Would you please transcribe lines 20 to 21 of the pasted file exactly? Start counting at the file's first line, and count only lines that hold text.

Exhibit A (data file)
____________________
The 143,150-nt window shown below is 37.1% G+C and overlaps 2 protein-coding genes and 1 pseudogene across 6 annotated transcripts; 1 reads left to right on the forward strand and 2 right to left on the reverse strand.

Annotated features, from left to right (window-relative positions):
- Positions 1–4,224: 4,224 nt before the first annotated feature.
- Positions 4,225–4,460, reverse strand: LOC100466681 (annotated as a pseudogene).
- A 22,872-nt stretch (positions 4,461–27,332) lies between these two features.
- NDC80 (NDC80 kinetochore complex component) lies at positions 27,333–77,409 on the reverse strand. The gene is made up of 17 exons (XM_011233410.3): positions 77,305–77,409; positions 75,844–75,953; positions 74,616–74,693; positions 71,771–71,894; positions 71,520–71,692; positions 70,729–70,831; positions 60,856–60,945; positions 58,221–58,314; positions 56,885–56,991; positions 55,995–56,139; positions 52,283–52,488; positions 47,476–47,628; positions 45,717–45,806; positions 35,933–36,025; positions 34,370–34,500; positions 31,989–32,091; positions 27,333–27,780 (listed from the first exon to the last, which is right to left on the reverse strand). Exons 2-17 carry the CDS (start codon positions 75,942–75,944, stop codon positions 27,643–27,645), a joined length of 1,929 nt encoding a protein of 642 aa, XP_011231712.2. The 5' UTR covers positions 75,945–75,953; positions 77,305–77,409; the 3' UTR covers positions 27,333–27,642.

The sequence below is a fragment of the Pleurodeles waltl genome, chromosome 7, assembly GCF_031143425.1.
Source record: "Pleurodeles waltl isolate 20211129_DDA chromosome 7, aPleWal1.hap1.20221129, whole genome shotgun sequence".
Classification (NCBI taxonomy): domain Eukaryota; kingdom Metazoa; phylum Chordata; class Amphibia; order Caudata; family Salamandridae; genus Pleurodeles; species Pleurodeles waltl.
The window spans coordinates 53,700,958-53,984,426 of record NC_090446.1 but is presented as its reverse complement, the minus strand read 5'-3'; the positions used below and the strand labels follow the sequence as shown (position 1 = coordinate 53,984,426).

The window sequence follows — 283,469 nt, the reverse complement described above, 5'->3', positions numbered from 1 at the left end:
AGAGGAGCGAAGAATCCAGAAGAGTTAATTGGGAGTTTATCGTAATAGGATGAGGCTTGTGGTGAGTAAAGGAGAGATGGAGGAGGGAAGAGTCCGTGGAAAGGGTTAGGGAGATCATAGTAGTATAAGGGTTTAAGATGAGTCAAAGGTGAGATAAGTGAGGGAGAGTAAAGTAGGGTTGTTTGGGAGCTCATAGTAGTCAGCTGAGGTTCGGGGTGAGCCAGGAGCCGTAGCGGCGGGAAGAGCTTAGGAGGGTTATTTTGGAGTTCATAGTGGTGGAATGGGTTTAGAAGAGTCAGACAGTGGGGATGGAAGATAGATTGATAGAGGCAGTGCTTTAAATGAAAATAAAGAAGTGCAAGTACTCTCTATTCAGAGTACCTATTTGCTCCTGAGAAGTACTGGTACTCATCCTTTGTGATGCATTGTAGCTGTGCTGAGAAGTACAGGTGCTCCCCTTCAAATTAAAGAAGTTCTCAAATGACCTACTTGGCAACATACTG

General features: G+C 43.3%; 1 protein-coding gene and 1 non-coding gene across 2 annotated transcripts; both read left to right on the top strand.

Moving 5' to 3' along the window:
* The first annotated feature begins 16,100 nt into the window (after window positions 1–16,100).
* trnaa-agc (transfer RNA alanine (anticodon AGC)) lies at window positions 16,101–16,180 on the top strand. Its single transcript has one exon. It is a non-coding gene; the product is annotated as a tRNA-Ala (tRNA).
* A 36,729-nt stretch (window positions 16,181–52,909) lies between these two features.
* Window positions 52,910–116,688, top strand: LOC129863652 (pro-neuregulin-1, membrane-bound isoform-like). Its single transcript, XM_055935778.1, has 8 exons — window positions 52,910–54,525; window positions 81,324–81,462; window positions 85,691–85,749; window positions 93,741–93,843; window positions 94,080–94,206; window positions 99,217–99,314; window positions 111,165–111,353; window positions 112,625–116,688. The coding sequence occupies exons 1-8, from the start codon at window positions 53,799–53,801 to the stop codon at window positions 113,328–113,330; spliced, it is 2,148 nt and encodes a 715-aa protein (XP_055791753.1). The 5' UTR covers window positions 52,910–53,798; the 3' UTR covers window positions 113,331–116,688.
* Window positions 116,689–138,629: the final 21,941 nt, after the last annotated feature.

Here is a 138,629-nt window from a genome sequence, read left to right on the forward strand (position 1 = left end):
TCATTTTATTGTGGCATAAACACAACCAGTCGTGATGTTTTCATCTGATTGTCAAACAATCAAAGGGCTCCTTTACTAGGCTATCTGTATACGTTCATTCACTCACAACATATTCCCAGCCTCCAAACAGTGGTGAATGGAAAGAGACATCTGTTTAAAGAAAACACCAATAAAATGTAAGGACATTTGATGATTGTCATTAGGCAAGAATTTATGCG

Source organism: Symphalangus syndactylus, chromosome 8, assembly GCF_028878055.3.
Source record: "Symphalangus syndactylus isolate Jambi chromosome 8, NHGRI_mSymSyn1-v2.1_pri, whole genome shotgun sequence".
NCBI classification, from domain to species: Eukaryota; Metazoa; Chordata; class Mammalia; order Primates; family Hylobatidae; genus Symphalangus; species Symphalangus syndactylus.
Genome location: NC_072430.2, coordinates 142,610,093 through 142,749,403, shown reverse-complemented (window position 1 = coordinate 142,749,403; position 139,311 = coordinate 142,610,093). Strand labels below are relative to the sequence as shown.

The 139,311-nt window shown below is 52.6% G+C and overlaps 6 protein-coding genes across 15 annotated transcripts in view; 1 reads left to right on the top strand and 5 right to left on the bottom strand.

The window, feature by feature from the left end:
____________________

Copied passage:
Here is a 138,629-nt window from a genome sequence, read left to right on the forward strand (position 1 = left end):
TCATTTTATTGTGGCATAAACACAACCAGTCGTGATGTTTTCATCTGATTGTCAAACAATCAAAGGGCTCCTTTACTAGGCTATCTGTATACGTTCATTCACTCACAACATATTCCCAGCCTCCAAACAGTGGTGAATGGAAAGAGACATCTGTTTAAAGAAAACACCAATAAAATGTAAGGACATTTGATGATTGTCATTAGGCAAGAATTTATGCG